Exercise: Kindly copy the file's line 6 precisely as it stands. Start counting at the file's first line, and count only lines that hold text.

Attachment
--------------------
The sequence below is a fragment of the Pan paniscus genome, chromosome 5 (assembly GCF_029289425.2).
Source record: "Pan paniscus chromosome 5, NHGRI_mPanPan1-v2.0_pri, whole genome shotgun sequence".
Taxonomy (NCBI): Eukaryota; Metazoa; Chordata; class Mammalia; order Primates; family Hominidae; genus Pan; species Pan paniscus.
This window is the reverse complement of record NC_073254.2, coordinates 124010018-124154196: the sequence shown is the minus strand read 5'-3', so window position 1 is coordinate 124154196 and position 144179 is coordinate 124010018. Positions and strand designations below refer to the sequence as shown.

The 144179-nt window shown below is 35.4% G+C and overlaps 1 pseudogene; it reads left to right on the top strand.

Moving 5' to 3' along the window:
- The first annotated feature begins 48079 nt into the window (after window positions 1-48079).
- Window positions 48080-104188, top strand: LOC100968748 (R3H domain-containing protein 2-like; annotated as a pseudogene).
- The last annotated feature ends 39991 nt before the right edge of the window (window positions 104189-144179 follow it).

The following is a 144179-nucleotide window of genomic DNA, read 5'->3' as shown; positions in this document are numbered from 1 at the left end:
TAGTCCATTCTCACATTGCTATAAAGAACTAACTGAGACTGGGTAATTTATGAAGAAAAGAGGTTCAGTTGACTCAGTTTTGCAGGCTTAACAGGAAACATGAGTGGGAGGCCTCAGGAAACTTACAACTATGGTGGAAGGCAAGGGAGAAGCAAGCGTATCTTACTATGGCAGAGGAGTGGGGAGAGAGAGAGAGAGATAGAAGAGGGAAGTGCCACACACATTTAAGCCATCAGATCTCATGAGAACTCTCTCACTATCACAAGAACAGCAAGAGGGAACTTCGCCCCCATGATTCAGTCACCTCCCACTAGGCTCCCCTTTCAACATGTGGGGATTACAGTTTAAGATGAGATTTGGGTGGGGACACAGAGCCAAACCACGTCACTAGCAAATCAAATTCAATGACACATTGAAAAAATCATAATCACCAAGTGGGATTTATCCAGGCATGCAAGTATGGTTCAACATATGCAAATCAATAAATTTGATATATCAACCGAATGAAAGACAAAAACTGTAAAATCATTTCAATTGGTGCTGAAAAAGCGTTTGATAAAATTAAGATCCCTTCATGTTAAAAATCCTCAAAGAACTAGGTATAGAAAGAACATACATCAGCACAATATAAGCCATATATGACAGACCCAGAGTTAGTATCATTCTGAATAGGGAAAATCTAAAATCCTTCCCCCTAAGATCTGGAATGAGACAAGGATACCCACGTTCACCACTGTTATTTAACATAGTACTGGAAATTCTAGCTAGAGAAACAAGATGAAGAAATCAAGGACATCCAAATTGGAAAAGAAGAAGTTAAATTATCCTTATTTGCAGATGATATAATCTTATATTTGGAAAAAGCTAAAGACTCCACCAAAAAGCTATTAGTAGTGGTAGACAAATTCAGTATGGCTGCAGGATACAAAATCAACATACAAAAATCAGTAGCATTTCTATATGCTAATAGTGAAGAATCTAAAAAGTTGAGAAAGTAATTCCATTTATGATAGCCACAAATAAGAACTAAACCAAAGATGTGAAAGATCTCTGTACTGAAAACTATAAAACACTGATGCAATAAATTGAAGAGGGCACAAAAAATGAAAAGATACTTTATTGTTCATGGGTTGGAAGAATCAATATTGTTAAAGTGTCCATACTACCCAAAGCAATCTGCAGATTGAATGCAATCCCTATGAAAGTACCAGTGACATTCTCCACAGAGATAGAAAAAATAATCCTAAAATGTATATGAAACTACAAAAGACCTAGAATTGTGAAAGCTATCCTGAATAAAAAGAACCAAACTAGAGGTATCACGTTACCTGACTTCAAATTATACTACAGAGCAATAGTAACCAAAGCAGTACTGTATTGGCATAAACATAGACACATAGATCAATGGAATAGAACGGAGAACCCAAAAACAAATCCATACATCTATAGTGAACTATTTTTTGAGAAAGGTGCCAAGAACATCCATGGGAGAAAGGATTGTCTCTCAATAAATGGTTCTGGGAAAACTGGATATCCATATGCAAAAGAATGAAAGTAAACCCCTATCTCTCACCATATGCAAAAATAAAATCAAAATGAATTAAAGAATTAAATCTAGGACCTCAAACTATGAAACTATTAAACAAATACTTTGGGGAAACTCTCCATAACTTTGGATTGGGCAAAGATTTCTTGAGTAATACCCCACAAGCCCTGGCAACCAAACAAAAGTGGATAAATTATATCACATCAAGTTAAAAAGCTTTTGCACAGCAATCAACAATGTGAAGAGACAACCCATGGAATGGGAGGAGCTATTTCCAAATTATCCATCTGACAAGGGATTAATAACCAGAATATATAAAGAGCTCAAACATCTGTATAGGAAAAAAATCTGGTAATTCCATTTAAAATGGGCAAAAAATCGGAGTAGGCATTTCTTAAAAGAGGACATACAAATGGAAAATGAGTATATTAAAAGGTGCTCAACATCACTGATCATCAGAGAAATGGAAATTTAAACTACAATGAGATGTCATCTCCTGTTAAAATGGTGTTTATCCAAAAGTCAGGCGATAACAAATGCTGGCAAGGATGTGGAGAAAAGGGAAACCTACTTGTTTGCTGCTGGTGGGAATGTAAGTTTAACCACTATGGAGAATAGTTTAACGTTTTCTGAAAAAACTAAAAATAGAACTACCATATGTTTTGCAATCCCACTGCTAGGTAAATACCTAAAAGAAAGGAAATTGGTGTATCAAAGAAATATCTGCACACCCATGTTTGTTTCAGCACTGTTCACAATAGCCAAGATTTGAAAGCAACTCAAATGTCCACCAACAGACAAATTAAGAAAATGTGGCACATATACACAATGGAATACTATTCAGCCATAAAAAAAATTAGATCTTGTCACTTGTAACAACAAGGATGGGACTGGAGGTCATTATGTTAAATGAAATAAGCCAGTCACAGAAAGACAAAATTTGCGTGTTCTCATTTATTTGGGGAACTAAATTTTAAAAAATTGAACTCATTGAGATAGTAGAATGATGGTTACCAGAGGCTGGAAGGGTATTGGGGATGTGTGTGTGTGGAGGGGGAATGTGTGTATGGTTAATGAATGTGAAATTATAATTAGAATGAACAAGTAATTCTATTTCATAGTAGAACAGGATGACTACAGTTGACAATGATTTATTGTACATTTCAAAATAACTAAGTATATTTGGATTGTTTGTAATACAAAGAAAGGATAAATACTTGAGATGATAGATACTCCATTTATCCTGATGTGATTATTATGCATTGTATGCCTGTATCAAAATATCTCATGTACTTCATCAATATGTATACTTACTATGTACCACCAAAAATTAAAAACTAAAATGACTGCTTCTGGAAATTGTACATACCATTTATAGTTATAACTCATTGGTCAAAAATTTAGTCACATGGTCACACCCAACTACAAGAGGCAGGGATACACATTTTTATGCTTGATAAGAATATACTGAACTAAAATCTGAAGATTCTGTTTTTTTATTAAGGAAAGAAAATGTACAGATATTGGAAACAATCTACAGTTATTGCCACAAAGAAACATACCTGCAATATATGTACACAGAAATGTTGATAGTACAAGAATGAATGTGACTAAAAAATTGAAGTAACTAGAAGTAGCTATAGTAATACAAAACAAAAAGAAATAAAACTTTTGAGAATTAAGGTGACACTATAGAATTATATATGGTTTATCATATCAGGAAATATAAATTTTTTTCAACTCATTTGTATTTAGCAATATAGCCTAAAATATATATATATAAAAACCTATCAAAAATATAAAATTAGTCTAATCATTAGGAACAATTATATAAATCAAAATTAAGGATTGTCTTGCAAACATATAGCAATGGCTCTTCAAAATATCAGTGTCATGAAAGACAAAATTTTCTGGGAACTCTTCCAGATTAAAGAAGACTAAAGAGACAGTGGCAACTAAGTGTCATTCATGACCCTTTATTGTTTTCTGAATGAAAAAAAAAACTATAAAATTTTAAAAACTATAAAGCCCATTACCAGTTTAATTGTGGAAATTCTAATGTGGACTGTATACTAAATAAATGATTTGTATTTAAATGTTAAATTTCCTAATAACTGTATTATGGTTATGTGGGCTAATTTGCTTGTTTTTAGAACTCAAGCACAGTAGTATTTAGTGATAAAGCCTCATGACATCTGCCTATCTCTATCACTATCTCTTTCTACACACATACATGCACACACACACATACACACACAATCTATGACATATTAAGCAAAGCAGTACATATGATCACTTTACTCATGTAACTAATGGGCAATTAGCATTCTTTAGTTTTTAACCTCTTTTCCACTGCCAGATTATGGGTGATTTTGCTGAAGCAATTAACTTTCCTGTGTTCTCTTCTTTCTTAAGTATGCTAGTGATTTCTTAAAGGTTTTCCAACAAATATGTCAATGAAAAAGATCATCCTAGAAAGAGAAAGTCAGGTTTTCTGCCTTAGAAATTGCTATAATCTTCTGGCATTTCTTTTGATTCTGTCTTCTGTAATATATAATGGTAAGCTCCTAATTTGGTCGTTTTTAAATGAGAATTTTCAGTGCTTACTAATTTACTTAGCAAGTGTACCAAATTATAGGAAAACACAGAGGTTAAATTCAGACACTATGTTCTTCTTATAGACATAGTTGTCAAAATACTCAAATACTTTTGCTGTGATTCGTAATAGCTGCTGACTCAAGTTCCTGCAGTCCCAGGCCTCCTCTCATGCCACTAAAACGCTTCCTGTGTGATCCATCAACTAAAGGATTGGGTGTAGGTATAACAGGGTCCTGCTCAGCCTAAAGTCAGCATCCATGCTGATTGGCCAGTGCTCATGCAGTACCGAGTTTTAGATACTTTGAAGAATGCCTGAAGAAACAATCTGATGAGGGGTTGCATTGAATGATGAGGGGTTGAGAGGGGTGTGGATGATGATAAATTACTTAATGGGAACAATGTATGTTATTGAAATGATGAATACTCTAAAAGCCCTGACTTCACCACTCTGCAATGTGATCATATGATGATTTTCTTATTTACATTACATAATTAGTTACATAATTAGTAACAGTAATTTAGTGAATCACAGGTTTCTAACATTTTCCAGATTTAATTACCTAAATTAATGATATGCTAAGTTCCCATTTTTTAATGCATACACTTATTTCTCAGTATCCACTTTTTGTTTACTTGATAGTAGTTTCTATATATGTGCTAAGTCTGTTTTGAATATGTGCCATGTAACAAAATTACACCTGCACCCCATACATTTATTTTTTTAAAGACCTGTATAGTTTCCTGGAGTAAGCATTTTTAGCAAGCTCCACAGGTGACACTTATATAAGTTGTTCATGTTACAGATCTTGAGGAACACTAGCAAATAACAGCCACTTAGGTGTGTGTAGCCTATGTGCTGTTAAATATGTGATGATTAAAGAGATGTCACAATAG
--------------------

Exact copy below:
Moving 5' to 3' along the window: